trifluoperazine hydrochloride

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trifluoperazine hydrochloride

Apo-Trifluoperazine (CA), Novo-Trifluzine (CA), PMS-Trifluoperazine (CA), Terfluzine (CA)

Pharmacologic class: Piperazine phenothiazine

Therapeutic class: Antipsychotic

Pregnancy risk category C


Unknown. Thought to act on subcortical levels of hypothalamic and limbic systems by producing antidopaminergic effects. Also lowers seizure threshold and exhibits some adrenergic, muscarinic, and anticholinergic activity.


Tablets: 1 mg, 2 mg, 5 mg, 10 mg

Indications and dosages


Adults: 2 to 5 mg P.O. b.i.d.; may increase gradually to obtain adequate response. Usual maintenance dosage is 15 to 20 mg/day.

Children ages 6 to 12: Initially, 1 mg P.O. once or twice daily in hospitalized patients or those under close supervision; may increase gradually up to 15 mg/day P.O. until symptoms are controlled or adverse reactions are intolerable.

Nonpsychotic anxiety

Adults: 1 to 2 mg P.O. b.i.d. Do not exceed 6 mg/day or 12 weeks' duration.

Dosage adjustment

• Hepatic disease

• Elderly or debilitated patients


• Hypersensitivity to drug, other phenothiazines, or bisulfites

• Severe hepatic disease

• Bone marrow depression

• Blood dyscrasias

• Coma

• Concomitant use of other CNS depressants in high doses


Use cautiously in:

• seizure disorders, cardiovascular disorders, GI obstruction, glaucoma, retinopathy

• elderly or debilitated patients

• pregnant or breastfeeding patients.


• Be aware that dosage should be adjusted to needs of individual. Lowest effective dosage should always be used.

Adverse reactions

CNS: sedation, dizziness, drowsiness, insomnia, fatigue, extrapyramidal effects, tardive dyskinesia, neuroleptic malignant syndrome (NMS)

CV: tachycardia, hypotension, orthostatic hypotension, peripheral edema, prolonged QT interval, torsades de pointes

EENT: dry eyes, blurred vision, miosis, mydriasis, epithelial keratopathy, pigmentary retinopathy

GI: constipation, biliary stasis, dry mouth, anorexia, adynamic ileus

GU: urinary retention, glycosuria, amenorrhea, ejaculatory disorders, galactorrhea, gynecomastia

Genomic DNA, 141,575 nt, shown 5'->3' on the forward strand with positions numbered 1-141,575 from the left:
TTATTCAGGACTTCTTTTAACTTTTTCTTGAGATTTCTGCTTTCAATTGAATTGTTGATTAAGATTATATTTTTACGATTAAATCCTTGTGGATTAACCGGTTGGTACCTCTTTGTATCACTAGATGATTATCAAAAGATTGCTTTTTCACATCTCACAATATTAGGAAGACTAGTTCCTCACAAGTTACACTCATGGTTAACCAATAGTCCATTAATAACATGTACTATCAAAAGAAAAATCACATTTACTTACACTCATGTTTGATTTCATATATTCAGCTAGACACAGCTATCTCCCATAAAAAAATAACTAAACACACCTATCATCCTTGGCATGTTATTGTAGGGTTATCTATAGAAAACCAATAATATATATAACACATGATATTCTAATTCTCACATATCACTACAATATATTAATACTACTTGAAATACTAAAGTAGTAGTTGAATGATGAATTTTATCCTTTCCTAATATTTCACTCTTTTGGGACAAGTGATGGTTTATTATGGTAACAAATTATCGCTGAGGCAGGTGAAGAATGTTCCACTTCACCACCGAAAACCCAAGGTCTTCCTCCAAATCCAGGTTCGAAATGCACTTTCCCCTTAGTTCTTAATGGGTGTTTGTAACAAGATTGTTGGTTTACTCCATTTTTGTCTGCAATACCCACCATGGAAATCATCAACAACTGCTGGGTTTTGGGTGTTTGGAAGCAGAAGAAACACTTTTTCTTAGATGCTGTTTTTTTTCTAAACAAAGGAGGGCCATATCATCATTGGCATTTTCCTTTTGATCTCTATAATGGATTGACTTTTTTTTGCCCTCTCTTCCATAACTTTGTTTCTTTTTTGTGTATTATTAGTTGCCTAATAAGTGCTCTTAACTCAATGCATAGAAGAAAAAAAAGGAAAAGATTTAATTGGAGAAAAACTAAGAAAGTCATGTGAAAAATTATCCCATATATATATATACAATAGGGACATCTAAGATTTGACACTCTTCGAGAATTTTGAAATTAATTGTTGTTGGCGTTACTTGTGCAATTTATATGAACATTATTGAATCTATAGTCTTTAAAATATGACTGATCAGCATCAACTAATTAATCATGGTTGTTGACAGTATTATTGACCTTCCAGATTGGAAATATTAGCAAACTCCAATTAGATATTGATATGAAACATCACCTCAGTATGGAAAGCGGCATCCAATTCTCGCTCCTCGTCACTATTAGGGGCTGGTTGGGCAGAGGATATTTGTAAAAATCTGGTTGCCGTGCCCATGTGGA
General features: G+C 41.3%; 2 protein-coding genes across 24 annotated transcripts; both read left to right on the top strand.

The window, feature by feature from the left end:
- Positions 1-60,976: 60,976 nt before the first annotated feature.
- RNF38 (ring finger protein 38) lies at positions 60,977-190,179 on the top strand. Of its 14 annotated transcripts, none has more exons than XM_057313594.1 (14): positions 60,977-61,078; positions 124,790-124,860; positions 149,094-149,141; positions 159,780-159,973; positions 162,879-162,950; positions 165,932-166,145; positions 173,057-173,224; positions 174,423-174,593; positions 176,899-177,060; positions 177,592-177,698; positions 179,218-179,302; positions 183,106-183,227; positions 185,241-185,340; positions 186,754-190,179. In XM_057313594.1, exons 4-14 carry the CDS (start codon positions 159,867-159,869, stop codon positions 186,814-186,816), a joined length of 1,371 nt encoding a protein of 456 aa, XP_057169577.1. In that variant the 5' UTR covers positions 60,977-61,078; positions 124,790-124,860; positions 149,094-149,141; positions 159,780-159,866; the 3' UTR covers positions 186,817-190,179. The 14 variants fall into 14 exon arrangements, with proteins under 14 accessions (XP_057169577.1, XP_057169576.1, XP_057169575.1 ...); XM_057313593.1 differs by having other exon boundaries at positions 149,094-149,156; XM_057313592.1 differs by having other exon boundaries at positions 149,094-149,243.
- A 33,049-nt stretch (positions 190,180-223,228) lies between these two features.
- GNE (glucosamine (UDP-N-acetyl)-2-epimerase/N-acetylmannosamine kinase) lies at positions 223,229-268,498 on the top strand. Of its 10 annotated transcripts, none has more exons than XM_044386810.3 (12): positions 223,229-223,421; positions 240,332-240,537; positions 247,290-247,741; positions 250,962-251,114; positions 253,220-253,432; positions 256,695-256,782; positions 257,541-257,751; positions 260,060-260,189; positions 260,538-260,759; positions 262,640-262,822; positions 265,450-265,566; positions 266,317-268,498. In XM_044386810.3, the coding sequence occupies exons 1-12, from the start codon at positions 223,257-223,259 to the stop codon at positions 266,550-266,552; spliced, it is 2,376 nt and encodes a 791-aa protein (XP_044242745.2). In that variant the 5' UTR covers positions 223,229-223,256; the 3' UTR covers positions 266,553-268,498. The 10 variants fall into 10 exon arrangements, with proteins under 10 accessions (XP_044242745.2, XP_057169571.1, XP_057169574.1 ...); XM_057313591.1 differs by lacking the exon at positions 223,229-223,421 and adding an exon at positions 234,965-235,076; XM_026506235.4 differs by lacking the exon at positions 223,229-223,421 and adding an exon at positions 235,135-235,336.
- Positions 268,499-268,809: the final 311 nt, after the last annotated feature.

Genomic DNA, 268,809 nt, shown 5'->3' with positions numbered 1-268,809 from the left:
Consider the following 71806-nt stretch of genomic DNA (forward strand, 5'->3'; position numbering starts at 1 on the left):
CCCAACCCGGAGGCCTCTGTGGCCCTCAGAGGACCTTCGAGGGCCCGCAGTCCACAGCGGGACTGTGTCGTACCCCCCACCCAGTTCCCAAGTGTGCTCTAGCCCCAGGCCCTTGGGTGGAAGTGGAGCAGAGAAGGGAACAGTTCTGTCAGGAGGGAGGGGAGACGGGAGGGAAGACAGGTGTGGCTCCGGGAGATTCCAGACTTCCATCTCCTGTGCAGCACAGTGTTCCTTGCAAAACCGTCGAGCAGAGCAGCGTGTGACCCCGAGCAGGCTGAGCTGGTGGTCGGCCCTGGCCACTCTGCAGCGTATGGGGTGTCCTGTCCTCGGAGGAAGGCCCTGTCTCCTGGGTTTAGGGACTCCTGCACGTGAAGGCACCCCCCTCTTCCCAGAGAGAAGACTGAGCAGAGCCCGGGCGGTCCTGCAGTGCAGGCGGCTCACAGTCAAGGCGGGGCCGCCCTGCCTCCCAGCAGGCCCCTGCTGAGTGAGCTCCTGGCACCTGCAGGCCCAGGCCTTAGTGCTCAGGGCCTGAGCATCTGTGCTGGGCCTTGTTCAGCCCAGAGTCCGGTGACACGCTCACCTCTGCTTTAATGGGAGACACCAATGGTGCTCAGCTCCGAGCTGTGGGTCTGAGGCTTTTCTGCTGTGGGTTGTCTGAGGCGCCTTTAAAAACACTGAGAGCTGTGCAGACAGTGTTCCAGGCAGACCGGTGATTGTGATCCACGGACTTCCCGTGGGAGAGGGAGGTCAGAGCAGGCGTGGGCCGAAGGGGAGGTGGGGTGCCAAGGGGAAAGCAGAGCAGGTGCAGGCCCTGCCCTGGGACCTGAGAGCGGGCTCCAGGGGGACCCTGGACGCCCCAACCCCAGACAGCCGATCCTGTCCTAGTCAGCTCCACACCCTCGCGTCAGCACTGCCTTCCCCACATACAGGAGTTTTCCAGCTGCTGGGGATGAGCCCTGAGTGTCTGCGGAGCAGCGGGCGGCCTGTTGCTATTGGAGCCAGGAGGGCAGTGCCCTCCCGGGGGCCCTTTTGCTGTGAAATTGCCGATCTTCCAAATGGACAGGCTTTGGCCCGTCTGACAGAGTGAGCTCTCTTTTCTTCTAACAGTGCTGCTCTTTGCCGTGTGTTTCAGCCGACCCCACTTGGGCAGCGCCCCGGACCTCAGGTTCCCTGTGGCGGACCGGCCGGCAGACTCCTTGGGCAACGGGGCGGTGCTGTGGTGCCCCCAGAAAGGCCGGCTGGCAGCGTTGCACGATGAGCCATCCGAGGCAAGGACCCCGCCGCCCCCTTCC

Hematologic: leukopenia, agranulocytosis

Hepatic: cholestatic jaundice

Musculoskeletal: muscle weakness

Skin: photosensitivity, altered pigmentation, erythema, rash

Other: mild fever, weight gain, allergic reaction


Drug-drug. Alpha-adrenergic blockers: additive effect

Antacids containing aluminum: decreased trifluoperazine absorption

Anticholinergics, anticholinergic-like drugs (including antidepressants, antihistamines, disopyramide, other phenothiazines, quinidine): additive anticholinergic effects

Anticonvulsants: decreased seizure threshold

Antihistamines, CNS depressants, general anesthetics, opioids, sedative-hypnotics: additive CNS depression

Barbiturates: decreased blood levels of both drugs

Guanethidine: decreased antihypertensive effect

Lithium: increased risk of extrapyramidal reactions, disorientation, and unconsciousness

Oral anticoagulants: decreased anticoagulant effect

Phenytoin: interference with phenytoin metabolism, causing phenytoin toxicity

Propranolol: increased blood levels of both drugs

Thiazide diuretics: additive orthostatic hypotension

Drug-diagnostic tests. Hepatic enzymes: increased levels

Phenylketonuria test: false-positive result

Prolactin: increased level, causing interference with gonadotropin tests

Urine bilirubin: false-positive result

Drug-herbs. St. John's wort: increased risk of photosensitivity

Drug-behaviors. Alcohol use: additive CNS depression and hypotension

Sun exposure: increased risk of photosensitivity

Patient monitoring

• Monitor ECG and blood pressure. Watch closely for hypotension.

• Assess CBC (including platelet count) and liver function tests. Stay alert for signs and symptoms of hepatic damage and blood dyscrasias.

Monitor neurologic status, especially for indications of NMS (unstable blood pressure, high fever, sweating, stupor, muscle rigidity, and autonomic dysfunction). Immediately discontinue drug if these symptoms occur.

• If signs and symptoms of tardive dyskinesia appear (repetitive, involuntary, purposeless movements, such as grimacing, tongue protrusion, lip smacking, and rapid eye blinking), consider discontinuing drug. However, some patients may require treatment despite presence of the syndrome.

Patient teaching

• Tell patient that drug's full effect usually occurs in 1 to 2 weeks.

• Instruct patient to move slowly when sitting up or standing, to avoid dizziness from sudden blood pressure drop.

Teach patient to recognize and immediately report signs and symptoms of NMS and tardive dyskinesia.

• Caution patient to avoid driving and other hazardous activities until he knows how drug affects him.

• Tell patient to avoid alcohol and certain herbs.

• Advise patient to avoid sun exposure and to wear sunscreen and protective clothing when going outdoors.

• As appropriate, review all other significant and life-threatening adverse reactions and interactions, especially those related to the drugs, tests, herbs, and behaviors mentioned above.

McGraw-Hill Nurse's Drug Handbook, 7th Ed. Copyright © 2013 by The McGraw-Hill Companies, Inc. All rights reserved